Both Thomas Jefferson and John Adams died on the 4th of July, 1826. Though both men were on their deathbeds, each made an effort through the night of the third to survive until the 50th anniversary of the Declaration. Adams had bulletins sent to him on Jefferson’s condition and Jefferson woke in the small hours of the third to ask, “is it the Fourth?” The attending physician replied “it soon will be.” There was nothing funereal about the scene. It was as if both old men were on a last race; as if beneath the withered exteriors were two strong runners were striving for the tape. That would have surprised no one in a culture where natural death, whose face had not yet been hidden behind high hospital walls, impelled men to be more generous with their lives and less fearful of risk than the prospect of failure.
In a time where infectious disease and accidents were both common and unavoidable, the ultimate privilege was the ability to order one’s life and — more rarely — one’s death according to choice. So the chance to “mutually pledge to each other our lives, our fortunes and our sacred honor” for such stakes would have seemed an opportunity that did not come very often in the generations of men. The Founders seized the chance and paid the price. Some were captured by the British as traitors; others lost life and property during the revolutionary war. And in return they received not a jot of additional existence; their group lifespan was 67; average for men of their position in that era. But they did achieve what seemed worthwhile then; something worth remembering so that fifty years later the last of their fellows would ask after it. Nicholas Trist, who was at Jefferson’s deathbed on the Third pretended not to hear Jefferson’s question “so he wouldn’t have to inform Jefferson that it was still July 3 … ‘This is the Fourth?’ he asked again. This time Trist nodded in assent, though he says he found the deception ‘repugnant.'”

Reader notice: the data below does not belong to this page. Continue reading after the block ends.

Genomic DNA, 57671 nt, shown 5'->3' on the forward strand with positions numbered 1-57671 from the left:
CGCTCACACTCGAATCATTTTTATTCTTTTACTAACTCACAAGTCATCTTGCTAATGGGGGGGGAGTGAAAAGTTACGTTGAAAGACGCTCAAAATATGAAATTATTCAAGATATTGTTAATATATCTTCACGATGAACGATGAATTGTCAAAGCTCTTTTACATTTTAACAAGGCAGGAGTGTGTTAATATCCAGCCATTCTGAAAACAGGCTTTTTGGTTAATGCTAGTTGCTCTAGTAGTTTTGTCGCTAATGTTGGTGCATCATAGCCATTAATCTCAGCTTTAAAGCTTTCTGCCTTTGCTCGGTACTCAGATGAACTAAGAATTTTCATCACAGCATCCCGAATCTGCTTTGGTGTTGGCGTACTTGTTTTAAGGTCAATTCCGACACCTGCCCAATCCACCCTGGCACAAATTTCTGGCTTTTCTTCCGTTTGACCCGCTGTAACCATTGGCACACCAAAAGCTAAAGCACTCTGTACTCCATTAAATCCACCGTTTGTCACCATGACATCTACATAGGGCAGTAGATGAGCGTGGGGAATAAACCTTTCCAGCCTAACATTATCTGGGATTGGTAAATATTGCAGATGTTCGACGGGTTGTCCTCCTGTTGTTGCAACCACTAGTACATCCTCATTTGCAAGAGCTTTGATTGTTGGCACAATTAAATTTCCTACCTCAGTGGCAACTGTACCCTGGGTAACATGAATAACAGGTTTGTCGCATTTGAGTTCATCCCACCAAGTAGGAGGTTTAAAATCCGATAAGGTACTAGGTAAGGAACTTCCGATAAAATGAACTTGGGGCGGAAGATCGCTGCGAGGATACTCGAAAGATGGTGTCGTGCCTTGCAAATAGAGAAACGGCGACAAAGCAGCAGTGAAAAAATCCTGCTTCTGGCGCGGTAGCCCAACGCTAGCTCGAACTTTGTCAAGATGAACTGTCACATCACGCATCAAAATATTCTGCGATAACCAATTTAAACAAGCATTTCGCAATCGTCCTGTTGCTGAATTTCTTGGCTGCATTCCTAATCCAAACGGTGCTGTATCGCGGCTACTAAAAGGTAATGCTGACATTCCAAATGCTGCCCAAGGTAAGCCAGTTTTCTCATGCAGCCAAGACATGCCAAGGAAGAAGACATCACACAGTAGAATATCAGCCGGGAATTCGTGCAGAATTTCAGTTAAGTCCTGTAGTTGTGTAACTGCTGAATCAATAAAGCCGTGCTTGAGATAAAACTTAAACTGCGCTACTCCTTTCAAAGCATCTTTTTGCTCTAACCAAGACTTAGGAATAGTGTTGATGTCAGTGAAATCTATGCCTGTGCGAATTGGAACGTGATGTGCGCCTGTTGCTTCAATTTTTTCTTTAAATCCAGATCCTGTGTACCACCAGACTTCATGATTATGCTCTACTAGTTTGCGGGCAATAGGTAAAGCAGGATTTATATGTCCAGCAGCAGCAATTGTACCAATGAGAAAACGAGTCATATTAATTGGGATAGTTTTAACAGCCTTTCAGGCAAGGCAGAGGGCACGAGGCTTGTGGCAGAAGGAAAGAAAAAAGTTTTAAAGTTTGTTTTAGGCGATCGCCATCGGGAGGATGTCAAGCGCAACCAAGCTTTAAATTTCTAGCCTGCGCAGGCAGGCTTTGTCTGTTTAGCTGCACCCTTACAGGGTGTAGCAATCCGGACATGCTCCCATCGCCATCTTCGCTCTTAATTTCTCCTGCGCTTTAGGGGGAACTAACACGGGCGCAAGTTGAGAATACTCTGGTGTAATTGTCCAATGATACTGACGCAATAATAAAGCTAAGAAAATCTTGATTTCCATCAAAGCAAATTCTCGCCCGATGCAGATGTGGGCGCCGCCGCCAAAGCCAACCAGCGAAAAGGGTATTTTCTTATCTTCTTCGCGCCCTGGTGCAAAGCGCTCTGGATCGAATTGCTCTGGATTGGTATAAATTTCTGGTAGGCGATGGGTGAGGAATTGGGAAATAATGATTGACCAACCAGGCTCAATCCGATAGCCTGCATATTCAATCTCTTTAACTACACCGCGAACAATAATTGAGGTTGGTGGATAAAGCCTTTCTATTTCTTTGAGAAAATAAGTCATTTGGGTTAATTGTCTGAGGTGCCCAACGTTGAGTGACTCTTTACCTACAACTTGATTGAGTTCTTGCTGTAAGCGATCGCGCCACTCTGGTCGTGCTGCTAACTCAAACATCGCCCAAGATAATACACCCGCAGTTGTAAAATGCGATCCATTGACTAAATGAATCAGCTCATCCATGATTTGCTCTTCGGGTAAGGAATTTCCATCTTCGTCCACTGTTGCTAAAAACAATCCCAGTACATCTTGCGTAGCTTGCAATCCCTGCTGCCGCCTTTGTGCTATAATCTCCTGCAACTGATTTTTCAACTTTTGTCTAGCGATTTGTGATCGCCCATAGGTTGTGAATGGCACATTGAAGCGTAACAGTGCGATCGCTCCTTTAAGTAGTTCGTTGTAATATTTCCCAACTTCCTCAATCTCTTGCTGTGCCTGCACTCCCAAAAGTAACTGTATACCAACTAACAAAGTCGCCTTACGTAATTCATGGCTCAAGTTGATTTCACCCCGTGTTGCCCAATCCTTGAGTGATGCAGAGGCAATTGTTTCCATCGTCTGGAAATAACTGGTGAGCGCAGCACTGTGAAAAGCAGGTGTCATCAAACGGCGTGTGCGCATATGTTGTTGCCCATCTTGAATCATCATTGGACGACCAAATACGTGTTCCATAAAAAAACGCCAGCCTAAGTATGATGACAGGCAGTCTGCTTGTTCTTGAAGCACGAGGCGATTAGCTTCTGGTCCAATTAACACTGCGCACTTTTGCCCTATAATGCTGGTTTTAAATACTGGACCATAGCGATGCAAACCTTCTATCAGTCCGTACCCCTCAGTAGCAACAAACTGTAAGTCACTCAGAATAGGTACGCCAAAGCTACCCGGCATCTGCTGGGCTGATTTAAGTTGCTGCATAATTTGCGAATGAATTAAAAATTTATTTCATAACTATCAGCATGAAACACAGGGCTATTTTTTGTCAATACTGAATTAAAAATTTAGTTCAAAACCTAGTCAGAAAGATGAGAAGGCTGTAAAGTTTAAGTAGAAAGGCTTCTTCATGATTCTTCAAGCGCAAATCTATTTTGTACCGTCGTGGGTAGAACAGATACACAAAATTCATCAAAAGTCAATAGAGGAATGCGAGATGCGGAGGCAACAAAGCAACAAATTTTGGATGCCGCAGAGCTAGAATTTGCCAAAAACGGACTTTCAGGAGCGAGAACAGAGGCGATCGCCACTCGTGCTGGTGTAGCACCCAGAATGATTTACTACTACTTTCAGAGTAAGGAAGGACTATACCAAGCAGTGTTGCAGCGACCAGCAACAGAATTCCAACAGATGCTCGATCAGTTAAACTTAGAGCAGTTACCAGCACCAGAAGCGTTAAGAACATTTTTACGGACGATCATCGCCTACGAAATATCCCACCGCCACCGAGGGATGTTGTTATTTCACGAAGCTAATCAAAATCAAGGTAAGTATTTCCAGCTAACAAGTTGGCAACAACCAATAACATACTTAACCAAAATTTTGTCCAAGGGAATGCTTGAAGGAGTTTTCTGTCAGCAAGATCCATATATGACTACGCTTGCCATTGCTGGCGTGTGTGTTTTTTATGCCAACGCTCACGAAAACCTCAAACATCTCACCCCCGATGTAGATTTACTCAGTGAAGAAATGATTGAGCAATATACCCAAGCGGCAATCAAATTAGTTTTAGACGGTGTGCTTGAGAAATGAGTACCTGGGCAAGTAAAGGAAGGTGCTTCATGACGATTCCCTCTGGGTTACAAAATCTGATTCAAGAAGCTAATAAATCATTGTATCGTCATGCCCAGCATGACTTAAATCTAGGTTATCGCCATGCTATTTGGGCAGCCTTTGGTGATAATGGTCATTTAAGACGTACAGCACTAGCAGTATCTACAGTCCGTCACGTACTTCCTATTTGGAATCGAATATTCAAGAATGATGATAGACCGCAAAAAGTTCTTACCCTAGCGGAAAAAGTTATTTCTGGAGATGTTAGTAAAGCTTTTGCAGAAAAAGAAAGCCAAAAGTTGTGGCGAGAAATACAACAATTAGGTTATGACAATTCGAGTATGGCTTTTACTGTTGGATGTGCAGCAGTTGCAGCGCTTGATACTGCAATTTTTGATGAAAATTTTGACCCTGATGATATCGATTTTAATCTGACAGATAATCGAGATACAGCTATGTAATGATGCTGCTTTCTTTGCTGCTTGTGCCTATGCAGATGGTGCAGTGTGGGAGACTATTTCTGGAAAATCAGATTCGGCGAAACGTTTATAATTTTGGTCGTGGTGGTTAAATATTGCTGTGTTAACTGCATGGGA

Daniel Webster, who came on the scene after the Founding Fathers had already passed into legend lamented that “we can win no laurels … earlier and worthier hands have gathered them all.” But he was wrong; history comes back offering each new generation a new set of heights to climb. In that sense the Declaration of Independence will forever remain unfinished business; an enterprise well begun which has not quite been completed. So perhaps the scrupulous Trist should not have worried about deceiving Jefferson; the honest answer to the question “is it the Fourth?” both in 1826 and 2010 may remain “it soon will be”.